RCS student Q&A with young adult author Jeff Zentner

December 15, 2017

Junior, Riverdale High School

Do you have that one event that happens every year that you look forward to attending? You work so hard just to feel accomplished enough to go.

SEYA Book Fest is that to many of us students.

What’s not to love? It’s a book festival and I get to meet my favorite authors, discover new books and fangirl with other readers about the books we’ve read.

My friends and I are in AP courses and advanced classes, and the SEYA Book Fest is literally the light at the end of the tunnel for us. It's also the most amazing experience of the year for readers and if you're not into books — by the end of the event — you'll be inspired to pick up all the books and read them.

Authors are like rock stars to me because I aspire to be a writer.

This year, through SEYA, which I’ve attended the two previous years, I got the amazing opportunity to interview Jeff Zentner.

He is one of the many awesome authors that will be attending this event and he is also a musician who lives in Nashville. I got to read his latest book called "Goodbye Days" and it has become one of my favorites.

It ripped my little heart into a billion pieces and put it back together, and honestly, what else could you ask from a book?

He has also written another book called "The Serpent King," which I've heard rips your heart into a billion pieces too. Both of these books are about very powerful subjects.

"Goodbye Days" is about a kid who loses his best friends in a car crash and is blamed for it by most people around him.

"The Serpent King" is about a kid who is struggling to see a future for himself when everything seems to be holding him back, like his family's very extreme faith and his minster father being jailed for something that definitely should strip his father of his job title. At the same time, everyone but a few are against him for his father's faults.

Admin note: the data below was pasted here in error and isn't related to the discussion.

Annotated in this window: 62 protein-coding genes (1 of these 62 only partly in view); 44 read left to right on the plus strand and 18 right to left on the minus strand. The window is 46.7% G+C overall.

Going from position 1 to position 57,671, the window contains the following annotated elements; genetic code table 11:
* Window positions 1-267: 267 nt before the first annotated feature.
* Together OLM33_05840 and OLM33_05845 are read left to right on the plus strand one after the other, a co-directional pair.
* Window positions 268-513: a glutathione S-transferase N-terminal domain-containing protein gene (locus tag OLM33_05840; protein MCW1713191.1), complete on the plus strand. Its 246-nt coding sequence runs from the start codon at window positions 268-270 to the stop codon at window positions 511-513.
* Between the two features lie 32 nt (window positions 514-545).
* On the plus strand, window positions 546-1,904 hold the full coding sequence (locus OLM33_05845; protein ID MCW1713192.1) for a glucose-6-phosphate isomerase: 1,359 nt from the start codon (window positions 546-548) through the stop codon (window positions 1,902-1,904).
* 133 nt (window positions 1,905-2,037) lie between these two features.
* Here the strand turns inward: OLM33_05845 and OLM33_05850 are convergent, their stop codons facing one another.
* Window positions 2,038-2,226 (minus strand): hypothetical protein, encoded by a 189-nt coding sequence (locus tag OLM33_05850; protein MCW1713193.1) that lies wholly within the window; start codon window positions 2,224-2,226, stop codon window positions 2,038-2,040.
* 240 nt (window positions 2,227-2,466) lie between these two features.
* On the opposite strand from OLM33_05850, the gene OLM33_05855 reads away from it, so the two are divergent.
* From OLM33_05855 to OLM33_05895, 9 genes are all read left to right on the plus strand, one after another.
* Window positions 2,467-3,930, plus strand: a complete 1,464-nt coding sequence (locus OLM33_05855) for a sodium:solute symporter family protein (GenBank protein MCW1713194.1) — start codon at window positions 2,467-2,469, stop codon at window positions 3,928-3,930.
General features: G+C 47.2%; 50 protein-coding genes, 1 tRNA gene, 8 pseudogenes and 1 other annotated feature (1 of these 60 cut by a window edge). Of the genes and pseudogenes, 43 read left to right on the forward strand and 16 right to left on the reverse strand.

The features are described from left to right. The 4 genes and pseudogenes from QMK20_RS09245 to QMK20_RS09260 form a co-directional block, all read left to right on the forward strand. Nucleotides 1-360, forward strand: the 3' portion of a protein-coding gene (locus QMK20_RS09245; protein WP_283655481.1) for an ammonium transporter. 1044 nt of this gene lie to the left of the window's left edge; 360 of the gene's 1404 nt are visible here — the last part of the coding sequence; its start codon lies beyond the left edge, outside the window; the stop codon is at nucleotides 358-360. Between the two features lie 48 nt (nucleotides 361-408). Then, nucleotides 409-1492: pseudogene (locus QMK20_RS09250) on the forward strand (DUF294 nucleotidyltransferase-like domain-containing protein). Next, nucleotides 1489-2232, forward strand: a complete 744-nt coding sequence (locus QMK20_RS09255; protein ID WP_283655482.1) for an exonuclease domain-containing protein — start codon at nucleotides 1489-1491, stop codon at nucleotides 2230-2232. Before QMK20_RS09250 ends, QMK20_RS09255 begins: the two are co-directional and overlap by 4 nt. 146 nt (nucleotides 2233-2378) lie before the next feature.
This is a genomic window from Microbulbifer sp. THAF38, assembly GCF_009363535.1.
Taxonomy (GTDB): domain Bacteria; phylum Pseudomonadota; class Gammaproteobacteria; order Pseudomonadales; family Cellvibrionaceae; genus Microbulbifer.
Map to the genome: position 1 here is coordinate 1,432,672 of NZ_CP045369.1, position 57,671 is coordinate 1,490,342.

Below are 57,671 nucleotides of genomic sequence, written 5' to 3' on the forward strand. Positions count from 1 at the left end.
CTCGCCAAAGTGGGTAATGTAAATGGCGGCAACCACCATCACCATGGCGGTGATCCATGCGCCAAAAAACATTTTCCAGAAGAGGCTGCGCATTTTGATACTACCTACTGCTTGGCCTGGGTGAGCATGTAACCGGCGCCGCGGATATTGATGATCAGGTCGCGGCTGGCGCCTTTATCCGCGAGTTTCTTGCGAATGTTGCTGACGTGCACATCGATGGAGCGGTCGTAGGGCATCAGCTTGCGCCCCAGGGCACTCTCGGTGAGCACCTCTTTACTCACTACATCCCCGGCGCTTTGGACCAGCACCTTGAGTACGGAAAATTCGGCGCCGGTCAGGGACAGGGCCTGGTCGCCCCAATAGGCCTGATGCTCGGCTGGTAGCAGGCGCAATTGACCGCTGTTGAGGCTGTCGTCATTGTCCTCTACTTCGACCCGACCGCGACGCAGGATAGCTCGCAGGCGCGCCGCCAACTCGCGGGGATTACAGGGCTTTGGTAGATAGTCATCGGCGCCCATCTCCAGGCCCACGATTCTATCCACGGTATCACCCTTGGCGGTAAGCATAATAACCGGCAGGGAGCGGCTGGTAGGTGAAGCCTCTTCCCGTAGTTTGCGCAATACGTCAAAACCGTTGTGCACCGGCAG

That's a little about SEYA, Jeff Zentner and his books, so here are some questions I asked him.

Marteen Ebrahim: What was an early experience where you learned that language had power?

Jeff Zentner: When I was in junior high, I wrote my grandma a letter for her birthday, not really putting much time into it, sort of off-the-cuff. But she was so moved by it she called me crying. That’s the first time I understood how powerfully words can touch people.

How do you select the names of your characters?

I try to pick names that aren’t too overused, but also aren’t so unique as to be weird. I use a lot of names of real people I know, to make sure I’m giving characters real-people names. I like my characters’ names to tell us something about their character. For example, in “The Serpent King,” my main character is named after his father and grandfather, and one of his big struggles is with the weight of his name.

If you had to do something differently as a child or teenager to become a better writer as an adult, what would you do?

I would have started writing. I didn’t spend any time writing as a teenager because I thought it was a waste of time because people like me didn’t become writers.

What drew you to write about these specific, powerful subjects in your books?

I like writing about things that really matter. Topics of life and death importance. Also, I face a lot of fears through my writing. Fear of grief and losing the people I love. Fear of abandonment.

A lot of aspiring writers are afraid of writing a story that they connect to from personal experiences. Have you ever had to confront past experiences when writing your books? And if you have, what advice would you give aspiring writers to get over that fear of judgement?

Absolutely. I would tell aspiring writers that being a writer requires courage to be vulnerable, and that it’s so satisfying to exercise that sort of courage — so much more satisfying than being judged hurts.

“Goodbye Days” is a very heartbreaking and beautifully written novel. Some writers have said that if your story makes you cry, then it would be effective enough to make the readers cry. What are your thoughts about that? Have you ever cried writing a powerful scene in either of your books?

I completely agree. And yes, I have. I write my books on my phone on the bus to and from work, and there have been times that I’ve gotten so emotional while writing that I had to get off the bus and wait for the next one while I composed myself.